**Solution: **

Given:

Mass of the bullet (m) = 0.02 kg

Velocity of the bullet (v) = 400 m/s

Using the formula for linear momentum: p = m x v

Substituting the given values:

p = 0.02 kg x 400 m/s

p = 8 kg·m/s

Therefore, the linear momentum of the bullet is 8 kg·m/s.

**Example 3: **Two objects with masses 2 kg and 3 kg, respectively, are initially at rest. They collide and stick together. What is their final velocity after the collision?

**Solution: **

Given:

Mass of object 1 (m1) = 2 kg

Mass of object 2 (m2) = 3 kg

Initial velocity of both objects (u1 and u2) = 0 m/s

Since the objects stick together after the collision, their final velocity is the same. Let’s call it v.

Using the principle of conservation of linear momentum:

(m1 u1) + (m2 u2) = (m1 + m2) x v

Substituting the given values:

(2 kg x 0 m/s) + (3 kg x 0 m/s) = (2 kg + 3 kg) x v

0 = 5 kg x v

Since the left side of the equation is zero, the final velocity (v) is also zero.

Therefore, the final velocity of the objects after the collision is 0 m/s.

## Frequently Asked Questions on Linear Momentum Formula

### What is linear momentum?

Linear momentum, often referred to as momentum, is a fundamental concept in physics that describes the motion of an object in terms of its mass and velocity. It is the product of an object's mass and its velocity.

### What is the formula for linear momentum?

The formula for linear momentum is: p = m x v Where p is the linear momentum, m is the mass of the object, and v is its velocity.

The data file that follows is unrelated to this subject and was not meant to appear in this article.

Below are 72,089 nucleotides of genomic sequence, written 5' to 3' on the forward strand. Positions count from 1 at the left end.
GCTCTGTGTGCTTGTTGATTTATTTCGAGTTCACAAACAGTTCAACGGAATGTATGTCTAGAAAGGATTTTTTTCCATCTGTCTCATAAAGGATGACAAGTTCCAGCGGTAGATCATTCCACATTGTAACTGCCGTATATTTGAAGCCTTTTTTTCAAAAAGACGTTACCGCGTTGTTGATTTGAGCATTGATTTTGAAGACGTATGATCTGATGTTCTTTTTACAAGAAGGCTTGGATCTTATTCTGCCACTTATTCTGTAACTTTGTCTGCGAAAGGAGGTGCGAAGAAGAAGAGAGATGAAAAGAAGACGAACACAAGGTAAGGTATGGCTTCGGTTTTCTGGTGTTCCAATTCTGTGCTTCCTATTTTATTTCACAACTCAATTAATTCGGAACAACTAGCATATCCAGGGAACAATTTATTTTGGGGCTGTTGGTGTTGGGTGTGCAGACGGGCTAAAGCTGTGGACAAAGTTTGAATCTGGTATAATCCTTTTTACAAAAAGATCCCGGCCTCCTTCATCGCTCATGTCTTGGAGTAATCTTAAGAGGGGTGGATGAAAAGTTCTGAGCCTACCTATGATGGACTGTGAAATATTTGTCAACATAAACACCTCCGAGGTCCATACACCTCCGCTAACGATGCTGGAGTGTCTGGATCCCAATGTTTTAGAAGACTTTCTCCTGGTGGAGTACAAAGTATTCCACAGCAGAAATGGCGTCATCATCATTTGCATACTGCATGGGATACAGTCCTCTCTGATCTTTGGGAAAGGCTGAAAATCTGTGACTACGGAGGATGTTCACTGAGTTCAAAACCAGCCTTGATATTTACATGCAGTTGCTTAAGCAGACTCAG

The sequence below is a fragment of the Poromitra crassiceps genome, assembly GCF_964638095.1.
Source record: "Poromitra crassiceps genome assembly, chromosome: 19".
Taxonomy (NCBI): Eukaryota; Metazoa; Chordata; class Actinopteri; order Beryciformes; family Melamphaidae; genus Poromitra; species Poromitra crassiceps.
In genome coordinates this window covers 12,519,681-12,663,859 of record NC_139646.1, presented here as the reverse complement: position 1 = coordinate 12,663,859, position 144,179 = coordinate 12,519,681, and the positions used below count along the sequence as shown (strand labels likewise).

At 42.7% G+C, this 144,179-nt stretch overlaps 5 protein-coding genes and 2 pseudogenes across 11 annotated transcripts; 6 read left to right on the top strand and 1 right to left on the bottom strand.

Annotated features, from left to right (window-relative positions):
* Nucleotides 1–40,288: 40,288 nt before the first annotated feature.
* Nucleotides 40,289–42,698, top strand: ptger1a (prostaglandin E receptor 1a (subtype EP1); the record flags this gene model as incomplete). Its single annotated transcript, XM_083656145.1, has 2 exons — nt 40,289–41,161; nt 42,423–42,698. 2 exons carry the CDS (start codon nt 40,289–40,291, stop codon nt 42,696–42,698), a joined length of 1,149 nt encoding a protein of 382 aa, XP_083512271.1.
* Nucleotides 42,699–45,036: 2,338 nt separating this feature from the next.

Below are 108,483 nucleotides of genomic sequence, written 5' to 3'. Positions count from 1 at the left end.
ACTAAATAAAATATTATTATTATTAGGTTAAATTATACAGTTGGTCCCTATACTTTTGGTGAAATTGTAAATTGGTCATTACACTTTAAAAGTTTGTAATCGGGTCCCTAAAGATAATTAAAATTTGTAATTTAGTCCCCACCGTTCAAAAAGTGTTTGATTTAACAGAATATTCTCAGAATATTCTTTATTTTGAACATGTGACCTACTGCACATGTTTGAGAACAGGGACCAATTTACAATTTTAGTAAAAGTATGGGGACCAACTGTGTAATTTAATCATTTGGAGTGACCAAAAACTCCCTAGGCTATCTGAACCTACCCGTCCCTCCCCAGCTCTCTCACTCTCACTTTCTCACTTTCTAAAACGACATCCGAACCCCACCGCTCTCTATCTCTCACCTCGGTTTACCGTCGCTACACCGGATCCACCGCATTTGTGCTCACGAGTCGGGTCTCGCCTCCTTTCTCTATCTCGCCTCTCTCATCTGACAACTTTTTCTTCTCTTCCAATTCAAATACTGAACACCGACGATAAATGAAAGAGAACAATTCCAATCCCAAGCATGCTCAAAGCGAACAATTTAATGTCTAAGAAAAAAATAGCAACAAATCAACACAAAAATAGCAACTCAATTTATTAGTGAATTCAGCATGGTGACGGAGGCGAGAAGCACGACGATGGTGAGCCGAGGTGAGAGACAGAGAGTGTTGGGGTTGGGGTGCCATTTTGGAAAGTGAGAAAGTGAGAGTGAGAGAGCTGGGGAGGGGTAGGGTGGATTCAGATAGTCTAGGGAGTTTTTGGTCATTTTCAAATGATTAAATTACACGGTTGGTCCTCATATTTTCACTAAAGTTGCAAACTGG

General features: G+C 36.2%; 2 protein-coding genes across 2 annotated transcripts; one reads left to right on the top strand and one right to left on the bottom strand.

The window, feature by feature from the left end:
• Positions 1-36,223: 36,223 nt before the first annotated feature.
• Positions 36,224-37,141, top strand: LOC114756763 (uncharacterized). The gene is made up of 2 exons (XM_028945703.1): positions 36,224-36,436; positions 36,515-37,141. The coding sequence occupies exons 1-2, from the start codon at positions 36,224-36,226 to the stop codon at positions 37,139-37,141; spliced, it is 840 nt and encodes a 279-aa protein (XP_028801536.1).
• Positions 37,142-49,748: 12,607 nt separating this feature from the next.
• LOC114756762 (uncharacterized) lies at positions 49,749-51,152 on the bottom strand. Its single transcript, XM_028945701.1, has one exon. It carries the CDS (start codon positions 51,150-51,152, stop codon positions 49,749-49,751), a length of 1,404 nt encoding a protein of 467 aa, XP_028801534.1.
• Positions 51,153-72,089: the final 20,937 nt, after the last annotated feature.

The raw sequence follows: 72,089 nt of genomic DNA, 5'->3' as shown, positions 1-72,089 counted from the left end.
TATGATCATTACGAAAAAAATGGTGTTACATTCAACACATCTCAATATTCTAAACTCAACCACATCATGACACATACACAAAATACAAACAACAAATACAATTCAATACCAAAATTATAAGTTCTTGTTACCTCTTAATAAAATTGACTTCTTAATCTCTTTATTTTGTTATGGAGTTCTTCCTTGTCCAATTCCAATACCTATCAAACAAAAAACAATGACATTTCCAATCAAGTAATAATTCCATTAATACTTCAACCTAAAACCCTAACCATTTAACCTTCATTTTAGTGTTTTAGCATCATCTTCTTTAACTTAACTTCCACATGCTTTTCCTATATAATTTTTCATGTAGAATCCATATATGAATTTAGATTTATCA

### What are the units of linear momentum?

The units of linear momentum are kilogram-metre per second (kg·m/s) in the International System of Units (SI).

### What is the principle of conservation of linear momentum?

The principle of conservation of linear momentum states that the total linear momentum of an isolated system remains constant if no external forces act on it. In other words, the total momentum before an event or interaction is equal to the total momentum after the event or interaction, as long as no external forces are present.

### How is linear momentum related to force?

Linear momentum is related to force through Newton's second law of motion. According to the law, the rate of change of linear momentum of an object is equal to the net force acting on it. Mathematically, it can be expressed as F = Δp/Δt, where F is the net force, Δp is the change in momentum, and Δt is the change in time.

### What is the difference between linear momentum and kinetic energy?

Linear momentum describes an object's motion in terms of its mass and velocity, while kinetic energy represents the energy of an object due to its motion. Momentum is a vector quantity, while kinetic energy is a scalar quantity.

### Can the linear momentum of an object be negative?

Yes, the linear momentum of an object can be negative. The sign of momentum indicates the direction of motion. Positive momentum indicates motion in one direction, while negative momentum indicates motion in the opposite direction.